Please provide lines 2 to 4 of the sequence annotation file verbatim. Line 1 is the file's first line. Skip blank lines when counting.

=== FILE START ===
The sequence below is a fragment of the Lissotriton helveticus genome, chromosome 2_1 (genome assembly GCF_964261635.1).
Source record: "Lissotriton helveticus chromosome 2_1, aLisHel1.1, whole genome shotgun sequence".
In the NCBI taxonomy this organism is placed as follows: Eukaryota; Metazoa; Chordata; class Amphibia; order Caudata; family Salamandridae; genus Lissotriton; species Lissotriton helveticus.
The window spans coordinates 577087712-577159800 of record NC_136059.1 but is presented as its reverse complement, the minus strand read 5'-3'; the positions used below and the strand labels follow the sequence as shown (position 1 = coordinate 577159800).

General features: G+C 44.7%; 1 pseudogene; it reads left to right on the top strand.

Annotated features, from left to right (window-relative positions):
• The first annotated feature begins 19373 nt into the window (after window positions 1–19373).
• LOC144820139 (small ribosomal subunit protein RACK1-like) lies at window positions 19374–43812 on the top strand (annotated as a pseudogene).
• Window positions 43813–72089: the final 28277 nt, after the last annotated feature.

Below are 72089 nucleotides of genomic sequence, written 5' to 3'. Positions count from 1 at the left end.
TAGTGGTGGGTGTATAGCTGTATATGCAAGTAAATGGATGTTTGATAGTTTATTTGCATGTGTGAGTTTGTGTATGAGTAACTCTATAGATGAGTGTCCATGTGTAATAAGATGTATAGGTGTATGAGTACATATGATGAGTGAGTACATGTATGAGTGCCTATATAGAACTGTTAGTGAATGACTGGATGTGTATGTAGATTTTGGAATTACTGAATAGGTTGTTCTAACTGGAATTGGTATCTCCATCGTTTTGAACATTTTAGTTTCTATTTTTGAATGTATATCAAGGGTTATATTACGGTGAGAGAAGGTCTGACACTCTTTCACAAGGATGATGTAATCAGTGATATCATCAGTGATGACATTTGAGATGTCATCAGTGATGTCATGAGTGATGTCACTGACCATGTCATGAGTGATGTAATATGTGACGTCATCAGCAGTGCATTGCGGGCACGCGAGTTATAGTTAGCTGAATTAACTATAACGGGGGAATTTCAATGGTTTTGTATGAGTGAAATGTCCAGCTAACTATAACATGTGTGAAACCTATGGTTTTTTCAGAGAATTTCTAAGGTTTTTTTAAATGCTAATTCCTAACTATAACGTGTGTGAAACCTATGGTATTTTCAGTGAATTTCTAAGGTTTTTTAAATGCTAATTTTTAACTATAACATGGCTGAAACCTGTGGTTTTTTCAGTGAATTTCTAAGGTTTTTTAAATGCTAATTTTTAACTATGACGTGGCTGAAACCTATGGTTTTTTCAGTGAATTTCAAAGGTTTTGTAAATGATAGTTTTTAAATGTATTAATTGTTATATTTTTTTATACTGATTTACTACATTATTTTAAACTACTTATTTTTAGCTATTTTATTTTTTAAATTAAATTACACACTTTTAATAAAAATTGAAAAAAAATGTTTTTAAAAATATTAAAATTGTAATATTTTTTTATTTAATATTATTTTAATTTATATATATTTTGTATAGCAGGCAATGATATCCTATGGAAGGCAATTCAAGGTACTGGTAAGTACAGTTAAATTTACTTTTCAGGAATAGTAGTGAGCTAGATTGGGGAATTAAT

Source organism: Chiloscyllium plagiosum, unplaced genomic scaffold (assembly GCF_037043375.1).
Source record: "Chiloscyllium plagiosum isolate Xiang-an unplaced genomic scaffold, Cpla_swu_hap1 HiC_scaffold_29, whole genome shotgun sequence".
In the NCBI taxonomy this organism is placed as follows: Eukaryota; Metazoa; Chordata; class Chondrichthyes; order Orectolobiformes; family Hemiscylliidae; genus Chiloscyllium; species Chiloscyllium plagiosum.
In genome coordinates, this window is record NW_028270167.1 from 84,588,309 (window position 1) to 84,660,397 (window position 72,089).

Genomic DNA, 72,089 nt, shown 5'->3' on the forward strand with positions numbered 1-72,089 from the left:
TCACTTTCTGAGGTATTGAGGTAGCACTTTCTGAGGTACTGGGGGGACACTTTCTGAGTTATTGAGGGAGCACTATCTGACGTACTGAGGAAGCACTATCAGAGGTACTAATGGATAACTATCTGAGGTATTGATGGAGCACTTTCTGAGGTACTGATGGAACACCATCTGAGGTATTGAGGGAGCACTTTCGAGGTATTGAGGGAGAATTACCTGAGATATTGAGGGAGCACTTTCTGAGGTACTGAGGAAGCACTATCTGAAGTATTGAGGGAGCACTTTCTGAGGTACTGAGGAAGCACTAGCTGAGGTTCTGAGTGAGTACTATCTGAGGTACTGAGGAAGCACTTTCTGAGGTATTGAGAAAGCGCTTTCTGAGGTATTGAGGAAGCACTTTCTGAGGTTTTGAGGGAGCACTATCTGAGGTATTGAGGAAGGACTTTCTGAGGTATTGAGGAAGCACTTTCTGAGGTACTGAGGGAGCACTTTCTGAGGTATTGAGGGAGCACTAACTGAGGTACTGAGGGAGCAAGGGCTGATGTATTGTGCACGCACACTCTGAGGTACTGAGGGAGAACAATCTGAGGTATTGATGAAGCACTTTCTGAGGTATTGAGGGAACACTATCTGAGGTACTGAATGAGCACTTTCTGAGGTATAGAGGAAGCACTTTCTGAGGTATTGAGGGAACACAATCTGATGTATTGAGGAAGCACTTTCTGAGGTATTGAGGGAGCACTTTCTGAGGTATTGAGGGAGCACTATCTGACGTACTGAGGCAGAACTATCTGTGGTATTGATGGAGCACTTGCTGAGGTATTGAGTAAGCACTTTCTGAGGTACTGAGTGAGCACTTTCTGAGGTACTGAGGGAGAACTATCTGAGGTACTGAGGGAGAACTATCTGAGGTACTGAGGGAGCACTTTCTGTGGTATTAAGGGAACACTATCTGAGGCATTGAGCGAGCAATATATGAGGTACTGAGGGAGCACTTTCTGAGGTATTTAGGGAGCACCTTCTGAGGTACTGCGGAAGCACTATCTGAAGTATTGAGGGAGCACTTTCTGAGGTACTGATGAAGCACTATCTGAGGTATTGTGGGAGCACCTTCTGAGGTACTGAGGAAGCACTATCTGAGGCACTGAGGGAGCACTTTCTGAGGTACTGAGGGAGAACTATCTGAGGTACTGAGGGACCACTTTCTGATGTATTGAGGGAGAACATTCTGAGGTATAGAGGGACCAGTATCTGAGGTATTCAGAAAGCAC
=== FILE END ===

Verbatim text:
Source record: "Lissotriton helveticus chromosome 2_1, aLisHel1.1, whole genome shotgun sequence".
In the NCBI taxonomy this organism is placed as follows: Eukaryota; Metazoa; Chordata; class Amphibia; order Caudata; family Salamandridae; genus Lissotriton; species Lissotriton helveticus.
The window spans coordinates 577087712-577159800 of record NC_136059.1 but is presented as its reverse complement, the minus strand read 5'-3'; the positions used below and the strand labels follow the sequence as shown (position 1 = coordinate 577159800).